Britain must realize the "economic reality" of staying in the European Union (EU) and move away from "emotional" debates about membership, the head of a manufacturers' group told CNBC on Monday.
"A lot of non-EU businesses invest in the EU to get access to that EU market. So when you bring this down to some form of rational economic debate, I think it stacks up very clearly that we must stay in," Terry Scuoler, CEO of the manufacturers' lobby group EEF told CNBC.
The organization, formerly called the Engineering Employers' Federation, warned that 37 percent of manufacturers would have to make significant changes to their business plans if the UK left the 28-nation bloc, and one third would be less likely to invest in Britain.
Scuoler's comments come amid a wave of calls from members of the British business community for the country to stay within the EU as a fierce debate over the U.K.'s relationship with Brussels heats up.
(Read more: UK 'Brixit' – have the chances increased?)
The current Conservative collation government is pledging to hold a referendum on the U.K. remaining a member of the EU in 2017 following increasing pressure from members of his own Conservative party, and the Eurosceptic U.K. Independence Party.
Carmaker Nissan urged the U.K. to remain in the EU as an exit could create obstacles to foreign investment. Japanese technology group Hitachi said a British withdrawal would throw its large-scale nuclear and transport investments in the country into doubt.
Findings from an EEF survey showed that almost 90 per cent of the group's members sell directly or indirectly to customers in the EU. Three in five said the EU is key to their export strategy.
"Britain must not gamble on its future in Europe. The stakes are enormous. It is naïve to think we can simply pull up the drawbridge and carry on as normal," Scuoler said in a press release.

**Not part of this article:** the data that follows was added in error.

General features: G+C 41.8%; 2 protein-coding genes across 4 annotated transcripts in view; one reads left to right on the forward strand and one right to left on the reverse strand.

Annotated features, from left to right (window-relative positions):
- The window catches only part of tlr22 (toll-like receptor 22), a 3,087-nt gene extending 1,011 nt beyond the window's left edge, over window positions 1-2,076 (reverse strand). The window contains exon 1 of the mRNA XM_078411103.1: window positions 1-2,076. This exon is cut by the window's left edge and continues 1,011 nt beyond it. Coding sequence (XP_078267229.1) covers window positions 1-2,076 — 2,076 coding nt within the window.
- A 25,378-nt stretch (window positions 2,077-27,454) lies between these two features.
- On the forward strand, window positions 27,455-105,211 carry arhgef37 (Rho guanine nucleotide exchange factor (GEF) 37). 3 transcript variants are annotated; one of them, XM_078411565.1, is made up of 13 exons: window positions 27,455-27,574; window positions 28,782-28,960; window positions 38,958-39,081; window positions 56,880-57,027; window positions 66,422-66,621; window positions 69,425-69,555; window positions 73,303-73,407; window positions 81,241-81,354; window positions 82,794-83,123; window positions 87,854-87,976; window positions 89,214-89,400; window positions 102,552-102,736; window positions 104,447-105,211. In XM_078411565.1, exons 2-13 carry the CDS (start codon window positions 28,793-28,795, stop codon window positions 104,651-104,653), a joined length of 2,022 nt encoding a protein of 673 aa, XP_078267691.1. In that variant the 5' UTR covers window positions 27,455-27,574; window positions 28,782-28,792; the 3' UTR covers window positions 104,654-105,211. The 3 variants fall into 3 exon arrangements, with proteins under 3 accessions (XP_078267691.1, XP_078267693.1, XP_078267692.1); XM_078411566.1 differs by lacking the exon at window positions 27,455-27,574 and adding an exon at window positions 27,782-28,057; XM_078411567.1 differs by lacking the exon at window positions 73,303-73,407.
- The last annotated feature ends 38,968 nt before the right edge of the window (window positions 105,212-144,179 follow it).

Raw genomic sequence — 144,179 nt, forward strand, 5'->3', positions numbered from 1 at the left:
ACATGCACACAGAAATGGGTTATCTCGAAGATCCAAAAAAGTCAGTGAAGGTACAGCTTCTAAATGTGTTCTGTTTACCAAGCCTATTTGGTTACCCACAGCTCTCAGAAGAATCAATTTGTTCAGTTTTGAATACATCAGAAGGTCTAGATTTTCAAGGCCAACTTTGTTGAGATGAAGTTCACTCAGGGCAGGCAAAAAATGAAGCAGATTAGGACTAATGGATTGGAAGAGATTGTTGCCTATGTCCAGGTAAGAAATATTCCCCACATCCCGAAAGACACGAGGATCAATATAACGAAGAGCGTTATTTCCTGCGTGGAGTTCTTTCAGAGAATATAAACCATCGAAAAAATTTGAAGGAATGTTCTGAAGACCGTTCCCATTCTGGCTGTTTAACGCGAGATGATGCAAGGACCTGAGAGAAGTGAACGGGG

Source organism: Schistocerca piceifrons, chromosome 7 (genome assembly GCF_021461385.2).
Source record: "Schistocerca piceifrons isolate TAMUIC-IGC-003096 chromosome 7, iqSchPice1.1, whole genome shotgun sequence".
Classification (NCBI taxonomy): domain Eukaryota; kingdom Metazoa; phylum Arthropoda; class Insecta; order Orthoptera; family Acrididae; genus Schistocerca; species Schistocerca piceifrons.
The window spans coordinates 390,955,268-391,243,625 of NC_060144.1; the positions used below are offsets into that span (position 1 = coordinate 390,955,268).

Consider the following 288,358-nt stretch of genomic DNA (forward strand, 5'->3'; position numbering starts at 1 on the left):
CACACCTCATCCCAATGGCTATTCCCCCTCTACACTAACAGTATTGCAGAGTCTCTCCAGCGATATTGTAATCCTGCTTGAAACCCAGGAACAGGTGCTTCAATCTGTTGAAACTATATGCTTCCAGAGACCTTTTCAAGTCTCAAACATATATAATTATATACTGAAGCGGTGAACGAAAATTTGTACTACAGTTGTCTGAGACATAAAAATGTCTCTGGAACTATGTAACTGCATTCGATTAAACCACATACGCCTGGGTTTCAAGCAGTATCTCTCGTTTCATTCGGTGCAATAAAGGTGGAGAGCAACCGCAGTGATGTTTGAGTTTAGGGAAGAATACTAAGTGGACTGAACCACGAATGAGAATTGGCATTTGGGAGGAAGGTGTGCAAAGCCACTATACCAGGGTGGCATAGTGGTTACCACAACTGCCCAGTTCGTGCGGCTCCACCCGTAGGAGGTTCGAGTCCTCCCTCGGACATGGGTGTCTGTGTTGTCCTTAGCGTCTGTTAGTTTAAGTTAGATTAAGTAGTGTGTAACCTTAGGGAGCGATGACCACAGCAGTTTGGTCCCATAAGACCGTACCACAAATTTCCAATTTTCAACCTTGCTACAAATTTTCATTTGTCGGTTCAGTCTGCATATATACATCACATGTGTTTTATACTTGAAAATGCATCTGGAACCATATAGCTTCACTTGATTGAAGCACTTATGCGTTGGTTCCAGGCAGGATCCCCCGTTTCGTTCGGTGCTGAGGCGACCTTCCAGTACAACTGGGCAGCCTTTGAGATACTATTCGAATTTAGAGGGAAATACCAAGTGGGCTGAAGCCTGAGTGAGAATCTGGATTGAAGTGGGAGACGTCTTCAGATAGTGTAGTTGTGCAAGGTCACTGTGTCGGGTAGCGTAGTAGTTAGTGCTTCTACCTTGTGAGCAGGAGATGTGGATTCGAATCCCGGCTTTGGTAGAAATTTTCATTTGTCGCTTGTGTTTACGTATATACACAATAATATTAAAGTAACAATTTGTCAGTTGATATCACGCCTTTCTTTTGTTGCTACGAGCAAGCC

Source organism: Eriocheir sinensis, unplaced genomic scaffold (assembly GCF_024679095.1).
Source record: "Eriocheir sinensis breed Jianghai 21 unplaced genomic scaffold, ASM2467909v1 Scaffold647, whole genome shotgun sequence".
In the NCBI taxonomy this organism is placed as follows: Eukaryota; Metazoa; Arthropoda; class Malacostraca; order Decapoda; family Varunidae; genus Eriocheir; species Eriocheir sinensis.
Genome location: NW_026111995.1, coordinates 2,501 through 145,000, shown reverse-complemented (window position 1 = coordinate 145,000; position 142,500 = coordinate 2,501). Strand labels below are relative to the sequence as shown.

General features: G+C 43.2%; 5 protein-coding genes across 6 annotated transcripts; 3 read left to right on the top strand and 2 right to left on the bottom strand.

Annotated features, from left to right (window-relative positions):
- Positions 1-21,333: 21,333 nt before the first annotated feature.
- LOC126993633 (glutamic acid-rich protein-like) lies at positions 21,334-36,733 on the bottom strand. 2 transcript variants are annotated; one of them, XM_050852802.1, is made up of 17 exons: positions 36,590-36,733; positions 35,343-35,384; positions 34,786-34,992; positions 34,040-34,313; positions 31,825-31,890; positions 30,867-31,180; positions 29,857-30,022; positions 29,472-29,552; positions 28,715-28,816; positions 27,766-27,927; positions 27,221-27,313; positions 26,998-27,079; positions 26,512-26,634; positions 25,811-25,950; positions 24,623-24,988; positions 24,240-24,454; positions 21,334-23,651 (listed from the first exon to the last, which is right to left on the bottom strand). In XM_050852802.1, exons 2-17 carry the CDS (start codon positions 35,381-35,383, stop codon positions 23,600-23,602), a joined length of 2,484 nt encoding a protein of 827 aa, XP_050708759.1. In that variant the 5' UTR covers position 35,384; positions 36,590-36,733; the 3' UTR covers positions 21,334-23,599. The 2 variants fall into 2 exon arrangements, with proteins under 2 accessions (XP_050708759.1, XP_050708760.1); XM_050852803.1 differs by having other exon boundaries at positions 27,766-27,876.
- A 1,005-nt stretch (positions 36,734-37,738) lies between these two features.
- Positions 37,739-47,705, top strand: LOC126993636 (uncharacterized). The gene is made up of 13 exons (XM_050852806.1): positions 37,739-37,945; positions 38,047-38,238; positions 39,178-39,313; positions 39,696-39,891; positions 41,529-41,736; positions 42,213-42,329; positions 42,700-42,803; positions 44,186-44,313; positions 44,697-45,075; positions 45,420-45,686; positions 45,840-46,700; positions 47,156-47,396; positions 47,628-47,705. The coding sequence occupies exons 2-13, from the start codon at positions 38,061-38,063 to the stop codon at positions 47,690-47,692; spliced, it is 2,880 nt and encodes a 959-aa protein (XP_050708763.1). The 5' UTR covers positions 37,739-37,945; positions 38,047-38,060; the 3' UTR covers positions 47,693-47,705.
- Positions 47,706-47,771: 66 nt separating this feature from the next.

(Read more: Could Brixit be next problem for EU?)
Scuoler admits that Britain should look at its relationship with the EU but ultimately stay in the union.
"Yes, there are issues of how the EU carries out its business, reform is perhaps something that we need to do, but let us stay in," he said.
Some business groups have criticized the amount of red tape holding back companies.
A total of 3,580 regulations and directives have been passed by the EU that affect British businesses, according to a survey released by lobby group Business for Britain on Monday. A businessperson would spend 92 days to read all the laws, the survey adds.
(Read more: How Brixit could affect U.K. economy)
"The EU has an addiction to red-tape that desperately needs to be tackled. No-one would argue that a single market needs some regulation to function properly, but the volume and frequency of new directives being generated is a serious restraint to British businesses," Matthew Elliott, Chief Executive of Business for Britain, said in a statement.
The British Chamber of Commerce (BCC) waded into the debate on Monday saying that 77 percent of the 4,000 members they polled were in favor of a referendum on the EU-Britain relationship.
"Those calling for the Prime Minister to abandon his efforts to reform and change the UK's relationship with the European Union fail to recognise that the status quo is not an option. The EU is changing, and UK politicians must defend our national interests as the future of Europe is decided - not simply accept a blueprint dictated by others," John Longworth, Director General of the BCC said.
—By CNBC's Arjun Kharpal: Follow him on Twitter @ArjunKharpal